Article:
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Dairy farmers get no assurances on NAFTA

Agriculture Minister Lawrence MacAulay says the U.S. government’s proposals on dairy in NAFTA are “a non-starter.” (John Greig photo)

Dairy farmers are seeking assurances there would be no more access to Canada’s dairy market in a renegotiated North American Free Trade Agreement — but Lawrence MacAulay, Canada’s minister of agriculture and agri-food, would not provide them.

“Because of the NAFTA negotiations going on, we have to be careful what we say publicly,” MacAulay said at the Dairy Farmers of Canada policy conference this week in Ottawa, after multiple questions on trade policy from farmers.

“I’ve been quite clear and publicly said what I thought about what they put on the table. What Americans put on the table is a non-starter,” he said.

The U.S. proposal on supply management was to dismantle the system over the next decade. The Liberal government has repeatedly supported the maintenance of supply management, but has not been willing to guarantee access to the Canadian dairy market will not be granted under a new NAFTA.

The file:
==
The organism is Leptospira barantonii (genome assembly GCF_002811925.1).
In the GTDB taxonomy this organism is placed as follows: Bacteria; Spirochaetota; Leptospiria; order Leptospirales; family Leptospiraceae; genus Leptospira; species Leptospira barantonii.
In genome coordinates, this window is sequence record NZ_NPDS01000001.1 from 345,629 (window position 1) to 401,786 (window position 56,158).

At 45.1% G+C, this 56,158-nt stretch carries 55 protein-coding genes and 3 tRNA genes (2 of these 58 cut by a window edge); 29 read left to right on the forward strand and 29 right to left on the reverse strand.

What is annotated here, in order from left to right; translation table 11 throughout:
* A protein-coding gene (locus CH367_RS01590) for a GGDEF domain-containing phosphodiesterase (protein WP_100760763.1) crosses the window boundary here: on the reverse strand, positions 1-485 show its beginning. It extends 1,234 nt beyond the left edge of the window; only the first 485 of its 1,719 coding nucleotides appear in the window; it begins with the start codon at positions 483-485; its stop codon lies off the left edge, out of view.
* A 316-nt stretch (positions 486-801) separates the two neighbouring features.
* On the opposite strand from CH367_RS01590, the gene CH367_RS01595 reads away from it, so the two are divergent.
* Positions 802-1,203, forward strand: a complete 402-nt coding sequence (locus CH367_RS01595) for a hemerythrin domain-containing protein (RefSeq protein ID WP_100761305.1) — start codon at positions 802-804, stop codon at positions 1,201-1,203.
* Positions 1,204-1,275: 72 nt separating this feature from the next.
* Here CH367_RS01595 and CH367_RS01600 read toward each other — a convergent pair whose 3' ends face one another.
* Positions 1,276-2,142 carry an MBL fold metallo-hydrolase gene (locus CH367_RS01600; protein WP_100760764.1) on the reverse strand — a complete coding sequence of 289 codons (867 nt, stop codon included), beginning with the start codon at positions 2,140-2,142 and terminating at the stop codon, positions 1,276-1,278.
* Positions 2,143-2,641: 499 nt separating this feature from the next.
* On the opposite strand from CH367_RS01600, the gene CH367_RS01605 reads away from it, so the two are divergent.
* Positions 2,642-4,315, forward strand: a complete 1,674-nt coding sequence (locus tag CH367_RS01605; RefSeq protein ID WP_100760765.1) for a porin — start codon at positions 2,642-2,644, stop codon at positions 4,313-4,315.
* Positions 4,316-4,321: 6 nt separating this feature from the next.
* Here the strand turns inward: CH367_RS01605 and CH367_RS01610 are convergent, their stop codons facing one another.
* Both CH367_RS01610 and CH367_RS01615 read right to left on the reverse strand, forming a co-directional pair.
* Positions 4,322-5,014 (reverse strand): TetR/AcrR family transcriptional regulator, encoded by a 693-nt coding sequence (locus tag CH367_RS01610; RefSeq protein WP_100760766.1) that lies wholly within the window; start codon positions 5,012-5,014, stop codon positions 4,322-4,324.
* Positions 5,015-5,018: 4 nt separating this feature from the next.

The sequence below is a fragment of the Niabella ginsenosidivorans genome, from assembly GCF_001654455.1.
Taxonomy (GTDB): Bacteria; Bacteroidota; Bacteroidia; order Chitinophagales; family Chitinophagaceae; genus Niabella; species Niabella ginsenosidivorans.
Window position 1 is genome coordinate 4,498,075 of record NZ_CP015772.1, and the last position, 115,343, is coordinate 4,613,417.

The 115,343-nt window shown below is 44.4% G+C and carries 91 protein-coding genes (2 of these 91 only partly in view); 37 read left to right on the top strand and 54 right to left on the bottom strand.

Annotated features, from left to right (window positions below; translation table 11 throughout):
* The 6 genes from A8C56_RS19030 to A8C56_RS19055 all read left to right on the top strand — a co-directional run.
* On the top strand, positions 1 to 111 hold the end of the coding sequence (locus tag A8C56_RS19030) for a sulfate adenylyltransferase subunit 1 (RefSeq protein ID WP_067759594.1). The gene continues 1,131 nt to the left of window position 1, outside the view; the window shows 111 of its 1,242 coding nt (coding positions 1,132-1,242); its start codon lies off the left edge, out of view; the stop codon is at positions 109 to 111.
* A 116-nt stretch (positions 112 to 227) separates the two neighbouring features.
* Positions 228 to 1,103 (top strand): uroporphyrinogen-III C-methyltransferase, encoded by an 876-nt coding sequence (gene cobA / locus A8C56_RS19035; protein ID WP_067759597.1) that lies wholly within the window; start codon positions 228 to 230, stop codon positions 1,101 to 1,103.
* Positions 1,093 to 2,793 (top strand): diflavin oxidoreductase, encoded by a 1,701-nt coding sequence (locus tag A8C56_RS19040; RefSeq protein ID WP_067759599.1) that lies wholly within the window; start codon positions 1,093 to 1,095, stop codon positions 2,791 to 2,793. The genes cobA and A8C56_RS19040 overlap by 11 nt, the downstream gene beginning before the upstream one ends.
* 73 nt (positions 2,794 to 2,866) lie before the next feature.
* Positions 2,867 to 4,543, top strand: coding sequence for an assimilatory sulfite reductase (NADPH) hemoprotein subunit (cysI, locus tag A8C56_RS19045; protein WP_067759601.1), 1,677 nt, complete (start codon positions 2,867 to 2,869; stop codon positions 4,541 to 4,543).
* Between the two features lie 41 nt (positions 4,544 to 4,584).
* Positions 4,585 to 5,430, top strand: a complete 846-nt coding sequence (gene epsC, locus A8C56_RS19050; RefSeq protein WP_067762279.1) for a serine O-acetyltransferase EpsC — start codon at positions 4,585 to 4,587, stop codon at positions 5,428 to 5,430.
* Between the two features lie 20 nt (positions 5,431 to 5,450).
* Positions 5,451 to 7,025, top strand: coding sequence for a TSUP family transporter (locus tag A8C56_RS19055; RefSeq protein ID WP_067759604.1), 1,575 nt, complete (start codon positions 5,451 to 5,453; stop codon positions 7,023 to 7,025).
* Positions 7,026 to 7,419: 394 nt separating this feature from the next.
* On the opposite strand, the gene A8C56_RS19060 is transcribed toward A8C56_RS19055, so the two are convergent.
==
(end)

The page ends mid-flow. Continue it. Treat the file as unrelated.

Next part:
The current NAFTA does not include dairy products.

Dairy farmers pushed MacAulay on NAFTA because of U.S. threats and the recent agreement that Canada would join the Comprehensive Progressive Trans-Pacific Partnership (CPTPP).

When the original Trans-Pacific Partnership was negotiated, the U.S. was also involved and were part of the 3.25 per cent access provided to Canada’s dairy market for TPP countries. The new agreement didn’t include the U.S., as President Donald Trump withdrew from the pact.

However, the 3.25 per cent access remains for CPTPP countries such as Australia and New Zealand, which previously would have had to share the 3.25 per cent with the U.S.

Thus, if there’s access to the Canadian dairy market negotiated under NAFTA, dairy farmers will lose more market share than they expected to the U.S. under CPTPP.

Ralph Dietrich, chair of Dairy Farmers of Ontario, told MacAulay he agreed with the minister’s remarks that dairy farming is a great industry and it has a bright future, “but the way for that to continue is to tell the U.S. to go through the CPTPP.”

MacAulay also refused to say if the government would have a program to help dairy farmers adjust to increased imports under CPTPP, as it did under the Comprehensive Economic and Trade Agreement (CETA) between the European Union and Canada.

MacAulay highlighted the $250 million for producers and $100 million for processors in the CETA adjustment fund. He said 500 projects have been approved worth $23.5 million.

There needs to be more industry consultation before a CPTPP adjustment program is created, MacAulay said.

“We will come up with a program that will make the dairy industry stronger than it has ever been. For me to just tell you that I’m going to have the solution right here and now, it would be totally inappropriate,” he said.

— John Greig is a field editor for Glacier FarmMedia based at Ailsa Craig, Ont. Follow him at @jgreig on Twitter.

About the author

Field editor

John Greig

John Greig is a field editor for Glacier FarmMedia.


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